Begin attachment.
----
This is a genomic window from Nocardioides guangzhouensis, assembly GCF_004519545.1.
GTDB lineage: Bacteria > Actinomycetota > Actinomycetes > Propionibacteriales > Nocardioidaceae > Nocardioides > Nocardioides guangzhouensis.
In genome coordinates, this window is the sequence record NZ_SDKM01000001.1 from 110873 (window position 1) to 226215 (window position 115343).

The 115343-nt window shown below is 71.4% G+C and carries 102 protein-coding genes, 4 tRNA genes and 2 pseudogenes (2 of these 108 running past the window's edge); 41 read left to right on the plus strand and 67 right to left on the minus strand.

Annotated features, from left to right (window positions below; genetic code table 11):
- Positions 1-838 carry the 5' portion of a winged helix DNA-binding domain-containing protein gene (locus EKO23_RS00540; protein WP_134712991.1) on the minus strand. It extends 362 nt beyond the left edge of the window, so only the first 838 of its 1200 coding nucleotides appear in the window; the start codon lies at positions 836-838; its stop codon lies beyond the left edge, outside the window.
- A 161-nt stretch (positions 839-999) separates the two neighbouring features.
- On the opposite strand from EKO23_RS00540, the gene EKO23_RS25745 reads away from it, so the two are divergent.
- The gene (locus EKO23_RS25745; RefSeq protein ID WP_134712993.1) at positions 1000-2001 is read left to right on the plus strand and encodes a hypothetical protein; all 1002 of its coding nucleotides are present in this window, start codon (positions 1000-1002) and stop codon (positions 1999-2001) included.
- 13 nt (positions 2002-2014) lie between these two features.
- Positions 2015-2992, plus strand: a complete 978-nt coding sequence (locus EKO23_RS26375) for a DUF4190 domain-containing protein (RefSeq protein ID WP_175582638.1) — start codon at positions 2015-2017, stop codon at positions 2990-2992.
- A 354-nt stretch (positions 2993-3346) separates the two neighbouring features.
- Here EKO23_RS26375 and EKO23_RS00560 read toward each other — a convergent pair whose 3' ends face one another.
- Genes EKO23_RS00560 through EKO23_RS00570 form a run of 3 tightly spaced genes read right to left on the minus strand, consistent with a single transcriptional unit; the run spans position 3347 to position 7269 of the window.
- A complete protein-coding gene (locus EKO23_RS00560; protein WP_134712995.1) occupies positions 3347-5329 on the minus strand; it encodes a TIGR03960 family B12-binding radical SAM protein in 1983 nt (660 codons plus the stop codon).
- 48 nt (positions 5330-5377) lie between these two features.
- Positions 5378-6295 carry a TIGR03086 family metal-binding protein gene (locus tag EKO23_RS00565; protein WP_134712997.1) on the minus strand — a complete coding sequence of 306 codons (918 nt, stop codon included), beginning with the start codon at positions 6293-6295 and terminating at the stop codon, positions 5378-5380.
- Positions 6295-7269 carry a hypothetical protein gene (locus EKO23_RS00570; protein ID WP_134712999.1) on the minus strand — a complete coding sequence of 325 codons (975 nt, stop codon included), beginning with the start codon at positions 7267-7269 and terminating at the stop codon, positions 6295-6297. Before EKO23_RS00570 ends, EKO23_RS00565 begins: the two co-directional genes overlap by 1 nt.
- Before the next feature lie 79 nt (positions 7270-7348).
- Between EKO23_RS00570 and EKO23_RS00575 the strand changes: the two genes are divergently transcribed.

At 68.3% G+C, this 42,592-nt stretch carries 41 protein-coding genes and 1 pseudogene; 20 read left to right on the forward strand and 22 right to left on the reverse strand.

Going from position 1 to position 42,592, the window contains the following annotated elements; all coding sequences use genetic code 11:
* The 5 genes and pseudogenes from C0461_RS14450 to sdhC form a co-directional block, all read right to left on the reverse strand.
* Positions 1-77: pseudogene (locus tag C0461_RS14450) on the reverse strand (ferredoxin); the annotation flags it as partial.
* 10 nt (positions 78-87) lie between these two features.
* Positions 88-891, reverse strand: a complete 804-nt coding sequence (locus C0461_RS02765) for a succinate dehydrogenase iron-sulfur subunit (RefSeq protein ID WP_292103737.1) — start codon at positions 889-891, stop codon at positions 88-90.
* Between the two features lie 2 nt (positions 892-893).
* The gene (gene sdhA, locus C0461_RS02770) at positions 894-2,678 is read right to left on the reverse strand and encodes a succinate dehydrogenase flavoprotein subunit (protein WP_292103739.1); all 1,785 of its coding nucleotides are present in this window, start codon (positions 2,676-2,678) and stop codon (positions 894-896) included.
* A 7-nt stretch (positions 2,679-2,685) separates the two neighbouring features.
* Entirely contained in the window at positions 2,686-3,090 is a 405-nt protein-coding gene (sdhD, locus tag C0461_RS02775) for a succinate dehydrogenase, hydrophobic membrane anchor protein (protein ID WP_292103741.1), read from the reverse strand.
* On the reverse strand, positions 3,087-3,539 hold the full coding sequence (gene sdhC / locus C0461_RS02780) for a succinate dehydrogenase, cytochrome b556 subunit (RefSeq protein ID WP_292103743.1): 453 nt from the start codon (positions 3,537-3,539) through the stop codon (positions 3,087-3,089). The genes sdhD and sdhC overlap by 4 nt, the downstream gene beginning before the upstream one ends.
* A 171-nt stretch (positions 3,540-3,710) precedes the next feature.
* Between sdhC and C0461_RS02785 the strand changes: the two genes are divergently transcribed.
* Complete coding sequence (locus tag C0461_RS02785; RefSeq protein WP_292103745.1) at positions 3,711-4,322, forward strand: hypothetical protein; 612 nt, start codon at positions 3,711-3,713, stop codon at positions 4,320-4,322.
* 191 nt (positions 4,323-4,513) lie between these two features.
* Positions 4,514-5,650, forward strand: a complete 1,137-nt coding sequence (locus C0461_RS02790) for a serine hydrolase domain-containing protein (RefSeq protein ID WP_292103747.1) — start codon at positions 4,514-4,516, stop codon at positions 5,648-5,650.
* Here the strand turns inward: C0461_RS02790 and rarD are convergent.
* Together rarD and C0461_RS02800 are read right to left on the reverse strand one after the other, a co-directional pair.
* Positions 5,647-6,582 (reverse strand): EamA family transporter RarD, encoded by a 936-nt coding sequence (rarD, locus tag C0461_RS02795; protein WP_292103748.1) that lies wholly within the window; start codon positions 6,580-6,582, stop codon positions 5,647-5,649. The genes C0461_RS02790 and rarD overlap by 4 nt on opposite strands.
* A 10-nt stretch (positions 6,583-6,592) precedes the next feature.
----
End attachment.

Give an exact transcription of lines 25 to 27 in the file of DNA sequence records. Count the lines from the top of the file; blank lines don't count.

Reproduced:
* 10 nt (positions 78-87) lie between these two features.
* Positions 88-891, reverse strand: a complete 804-nt coding sequence (locus C0461_RS02765) for a succinate dehydrogenase iron-sulfur subunit (RefSeq protein ID WP_292103737.1) — start codon at positions 889-891, stop codon at positions 88-90.
* Between the two features lie 2 nt (positions 892-893).